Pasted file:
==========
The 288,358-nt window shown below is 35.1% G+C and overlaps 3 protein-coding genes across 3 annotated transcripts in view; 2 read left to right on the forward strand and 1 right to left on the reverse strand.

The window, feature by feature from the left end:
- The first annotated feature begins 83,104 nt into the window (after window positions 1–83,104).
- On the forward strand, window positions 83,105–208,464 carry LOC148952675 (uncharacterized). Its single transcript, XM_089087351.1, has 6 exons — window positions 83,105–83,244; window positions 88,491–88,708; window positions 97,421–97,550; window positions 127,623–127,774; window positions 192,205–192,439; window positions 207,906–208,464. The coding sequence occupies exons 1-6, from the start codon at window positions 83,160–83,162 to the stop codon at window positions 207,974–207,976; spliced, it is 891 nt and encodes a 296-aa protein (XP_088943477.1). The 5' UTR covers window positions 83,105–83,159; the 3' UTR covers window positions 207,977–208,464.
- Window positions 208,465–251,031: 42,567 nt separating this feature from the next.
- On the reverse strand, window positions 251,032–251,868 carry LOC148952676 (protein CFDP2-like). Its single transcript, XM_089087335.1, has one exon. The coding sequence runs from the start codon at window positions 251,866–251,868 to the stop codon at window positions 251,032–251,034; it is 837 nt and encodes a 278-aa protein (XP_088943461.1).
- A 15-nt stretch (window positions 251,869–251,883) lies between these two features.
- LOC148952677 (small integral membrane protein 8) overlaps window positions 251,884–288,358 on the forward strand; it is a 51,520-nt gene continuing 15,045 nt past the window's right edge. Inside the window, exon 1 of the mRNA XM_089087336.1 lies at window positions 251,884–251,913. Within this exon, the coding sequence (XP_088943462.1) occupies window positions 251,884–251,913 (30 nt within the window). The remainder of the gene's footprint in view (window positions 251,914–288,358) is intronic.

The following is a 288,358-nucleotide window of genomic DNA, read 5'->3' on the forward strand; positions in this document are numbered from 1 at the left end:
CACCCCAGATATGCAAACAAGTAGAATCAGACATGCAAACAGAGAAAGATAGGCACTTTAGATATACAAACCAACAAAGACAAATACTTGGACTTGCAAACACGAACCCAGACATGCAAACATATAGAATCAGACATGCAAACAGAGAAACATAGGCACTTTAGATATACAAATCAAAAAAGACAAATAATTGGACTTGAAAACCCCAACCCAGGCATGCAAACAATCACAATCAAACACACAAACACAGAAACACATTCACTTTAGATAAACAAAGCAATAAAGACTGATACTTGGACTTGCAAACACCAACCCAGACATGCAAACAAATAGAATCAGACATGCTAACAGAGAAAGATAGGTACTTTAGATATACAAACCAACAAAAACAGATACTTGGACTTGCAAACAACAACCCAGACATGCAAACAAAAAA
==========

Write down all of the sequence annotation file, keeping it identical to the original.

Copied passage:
The 288,358-nt window shown below is 35.1% G+C and overlaps 3 protein-coding genes across 3 annotated transcripts in view; 2 read left to right on the forward strand and 1 right to left on the reverse strand.

The window, feature by feature from the left end:
- The first annotated feature begins 83,104 nt into the window (after window positions 1–83,104).
- On the forward strand, window positions 83,105–208,464 carry LOC148952675 (uncharacterized). Its single transcript, XM_089087351.1, has 6 exons — window positions 83,105–83,244; window positions 88,491–88,708; window positions 97,421–97,550; window positions 127,623–127,774; window positions 192,205–192,439; window positions 207,906–208,464. The coding sequence occupies exons 1-6, from the start codon at window positions 83,160–83,162 to the stop codon at window positions 207,974–207,976; spliced, it is 891 nt and encodes a 296-aa protein (XP_088943477.1). The 5' UTR covers window positions 83,105–83,159; the 3' UTR covers window positions 207,977–208,464.
- Window positions 208,465–251,031: 42,567 nt separating this feature from the next.
- On the reverse strand, window positions 251,032–251,868 carry LOC148952676 (protein CFDP2-like). Its single transcript, XM_089087335.1, has one exon. The coding sequence runs from the start codon at window positions 251,866–251,868 to the stop codon at window positions 251,032–251,034; it is 837 nt and encodes a 278-aa protein (XP_088943461.1).
- A 15-nt stretch (window positions 251,869–251,883) lies between these two features.
- LOC148952677 (small integral membrane protein 8) overlaps window positions 251,884–288,358 on the forward strand; it is a 51,520-nt gene continuing 15,045 nt past the window's right edge. Inside the window, exon 1 of the mRNA XM_089087336.1 lies at window positions 251,884–251,913. Within this exon, the coding sequence (XP_088943462.1) occupies window positions 251,884–251,913 (30 nt within the window). The remainder of the gene's footprint in view (window positions 251,914–288,358) is intronic.

The following is a 288,358-nucleotide window of genomic DNA, read 5'->3' on the forward strand; positions in this document are numbered from 1 at the left end:
CACCCCAGATATGCAAACAAGTAGAATCAGACATGCAAACAGAGAAAGATAGGCACTTTAGATATACAAACCAACAAAGACAAATACTTGGACTTGCAAACACGAACCCAGACATGCAAACATATAGAATCAGACATGCAAACAGAGAAACATAGGCACTTTAGATATACAAATCAAAAAAGACAAATAATTGGACTTGAAAACCCCAACCCAGGCATGCAAACAATCACAATCAAACACACAAACACAGAAACACATTCACTTTAGATAAACAAAGCAATAAAGACTGATACTTGGACTTGCAAACACCAACCCAGACATGCAAACAAATAGAATCAGACATGCTAACAGAGAAAGATAGGTACTTTAGATATACAAACCAACAAAAACAGATACTTGGACTTGCAAACAACAACCCAGACATGCAAACAAAAAA